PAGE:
There are 5.2 million boomers in Australia born from 1946 to 1964. This compares with six million generation Xers born between 1965 and 1983. Generation Y, born across the 18 years to 2002, is expected to peak at about 7.4 million next decade.
With Australia’s population expected to swell by mid-century and the first wave of baby boomers reaching retirement, building up the nest egg has become more important than ever.
Late boomers, generation X and Y have contributed to their superannuation fund for most of their working lives and are expected to be largely self-funded in retirement from the mid-2020s onwards. However, there is a large gap for the baby boomers retiring now between the superannuation they have and the amount they need for retirement. Either generation X and Y will be forced to support them in the form of more taxes, or Australia will need to import more taxpayers to spread the load.
Generational financial strategies
Each generation has its own financial challenges and strategies vary depending on the stage of life people face.
Age 25–35 With a higher disposable income and less family expenses, this is a good time to accumulate assets.
Age 35–45 Paying down the mortgage and increasing home equity is the focus.
Age 45–55 Now is the time to shift focus to extra contributions to the retirement nest egg. Debt elimination remains a priority.
Age 55–65 Preservation of investment capital becomes more of a priority in addition to accumulation of capital. The last years of work should be devoted to topping up superannuation contributions.
Source: ‘Super success achieved in stages;, 28 July, 2013, The Sydney Morning Herald, viewed 15 November http://www.smh.com.au/money/saving/super-success-achieved-in-stages-20130727-2qrl9.html
Whether the retirement age should be lifted to 70 along with compulsory superannuation being increased from 9.25% to 12% are among the policies being explored to cope with a “big Australia”. The Australian Bureau of Statistics recently projected the population would surge to 38 million by 2051.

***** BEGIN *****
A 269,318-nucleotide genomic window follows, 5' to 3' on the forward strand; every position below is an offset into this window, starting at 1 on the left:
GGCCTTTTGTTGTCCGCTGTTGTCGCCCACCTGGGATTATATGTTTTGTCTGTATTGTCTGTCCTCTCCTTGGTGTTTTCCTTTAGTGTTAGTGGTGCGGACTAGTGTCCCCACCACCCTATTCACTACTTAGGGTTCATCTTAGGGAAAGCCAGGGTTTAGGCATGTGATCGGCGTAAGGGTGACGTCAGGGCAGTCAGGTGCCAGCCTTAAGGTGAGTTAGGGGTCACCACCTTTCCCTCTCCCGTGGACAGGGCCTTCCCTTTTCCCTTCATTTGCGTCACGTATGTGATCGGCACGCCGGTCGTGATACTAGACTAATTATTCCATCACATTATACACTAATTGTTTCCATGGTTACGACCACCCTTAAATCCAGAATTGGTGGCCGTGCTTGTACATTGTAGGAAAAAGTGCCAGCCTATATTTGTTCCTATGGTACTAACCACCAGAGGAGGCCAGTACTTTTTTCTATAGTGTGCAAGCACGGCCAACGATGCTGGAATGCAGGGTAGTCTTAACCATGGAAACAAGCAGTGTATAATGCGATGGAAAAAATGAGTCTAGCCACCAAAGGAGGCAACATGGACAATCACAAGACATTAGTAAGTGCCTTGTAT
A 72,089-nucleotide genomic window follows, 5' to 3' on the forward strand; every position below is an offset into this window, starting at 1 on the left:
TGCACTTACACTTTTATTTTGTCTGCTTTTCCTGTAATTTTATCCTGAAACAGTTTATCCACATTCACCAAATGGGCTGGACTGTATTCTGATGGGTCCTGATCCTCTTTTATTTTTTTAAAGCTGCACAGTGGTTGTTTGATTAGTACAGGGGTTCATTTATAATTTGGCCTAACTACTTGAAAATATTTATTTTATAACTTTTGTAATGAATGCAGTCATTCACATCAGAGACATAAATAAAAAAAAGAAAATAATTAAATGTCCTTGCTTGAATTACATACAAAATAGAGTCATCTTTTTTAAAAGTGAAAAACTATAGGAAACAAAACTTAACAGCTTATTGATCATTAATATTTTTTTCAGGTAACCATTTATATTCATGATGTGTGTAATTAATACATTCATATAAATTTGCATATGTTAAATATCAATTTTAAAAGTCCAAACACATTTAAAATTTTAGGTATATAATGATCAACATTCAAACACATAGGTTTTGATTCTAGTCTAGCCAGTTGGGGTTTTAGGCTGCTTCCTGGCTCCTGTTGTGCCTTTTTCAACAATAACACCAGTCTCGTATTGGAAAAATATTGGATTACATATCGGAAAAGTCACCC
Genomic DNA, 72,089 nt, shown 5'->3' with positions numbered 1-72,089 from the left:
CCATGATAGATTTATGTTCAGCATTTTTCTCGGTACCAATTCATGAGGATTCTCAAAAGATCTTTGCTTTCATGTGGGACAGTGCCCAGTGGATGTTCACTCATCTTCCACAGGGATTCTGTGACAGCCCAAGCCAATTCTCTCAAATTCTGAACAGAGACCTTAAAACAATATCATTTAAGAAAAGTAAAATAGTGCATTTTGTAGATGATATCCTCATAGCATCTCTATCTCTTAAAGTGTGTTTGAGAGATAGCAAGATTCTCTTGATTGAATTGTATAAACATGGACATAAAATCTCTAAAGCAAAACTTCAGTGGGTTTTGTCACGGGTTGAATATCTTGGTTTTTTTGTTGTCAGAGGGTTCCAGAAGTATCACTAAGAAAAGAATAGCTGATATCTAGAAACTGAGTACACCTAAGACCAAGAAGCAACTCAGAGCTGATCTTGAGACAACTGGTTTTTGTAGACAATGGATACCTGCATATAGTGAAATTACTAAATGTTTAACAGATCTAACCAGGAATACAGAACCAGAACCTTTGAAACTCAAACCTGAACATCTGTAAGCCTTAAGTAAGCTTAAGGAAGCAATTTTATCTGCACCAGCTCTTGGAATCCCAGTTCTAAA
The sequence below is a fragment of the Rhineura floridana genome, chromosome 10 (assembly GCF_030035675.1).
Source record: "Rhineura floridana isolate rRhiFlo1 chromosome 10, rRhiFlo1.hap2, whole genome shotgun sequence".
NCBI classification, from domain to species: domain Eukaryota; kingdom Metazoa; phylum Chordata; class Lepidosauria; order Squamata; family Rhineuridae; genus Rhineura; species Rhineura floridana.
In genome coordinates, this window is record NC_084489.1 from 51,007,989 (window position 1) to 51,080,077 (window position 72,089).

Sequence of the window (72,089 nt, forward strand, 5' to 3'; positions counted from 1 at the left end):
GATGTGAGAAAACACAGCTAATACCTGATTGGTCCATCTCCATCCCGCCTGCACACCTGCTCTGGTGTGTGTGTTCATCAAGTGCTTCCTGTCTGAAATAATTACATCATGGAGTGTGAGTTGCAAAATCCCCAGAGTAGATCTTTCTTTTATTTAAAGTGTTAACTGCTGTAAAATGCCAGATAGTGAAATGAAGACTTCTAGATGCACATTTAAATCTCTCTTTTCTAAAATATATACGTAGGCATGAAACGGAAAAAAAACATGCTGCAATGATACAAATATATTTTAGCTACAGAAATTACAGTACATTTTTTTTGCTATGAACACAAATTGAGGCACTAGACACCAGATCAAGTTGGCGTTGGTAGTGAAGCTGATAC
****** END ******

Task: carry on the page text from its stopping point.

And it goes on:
The future for Big Australia
A chart that featured in a November 30 article in The Australian by demographer Bernard Salt shows two possible pathways beyond 2012. One assumption puts net overseas migration at 140,000 a year and the other at 240,000 a year. The second chart shows the net addition to the retirement population averaged about 40,000 a year between 1950 and 2010. From 2010, more than 100,000 people annually joined the retirement ranks, with the number tipped to rise to 140,000 a year.
Salt argued net overseas migration of 242,000 people a year in the next 40 years could provide the skills and tax required to support the transition of baby boomers into retirement. Government spending across housing, health, infrastructure and pensions will have to increase further to accommodate greater boomer numbers.
Whatever stage you are at in your life, there is never a better time for you to plan your future. Speak to your adviser to see how they can help.
 ‘We are at a population tipping point’, 6 December, 2013, The Australian Financial Review, viewed 15 November, 2013 http://www.afr.com/p/opinion/we_are_at_population_tipping_point_UgHzGKQHcuJs2ihM9QR9kI
 Commonwealth Government – Department of Treasury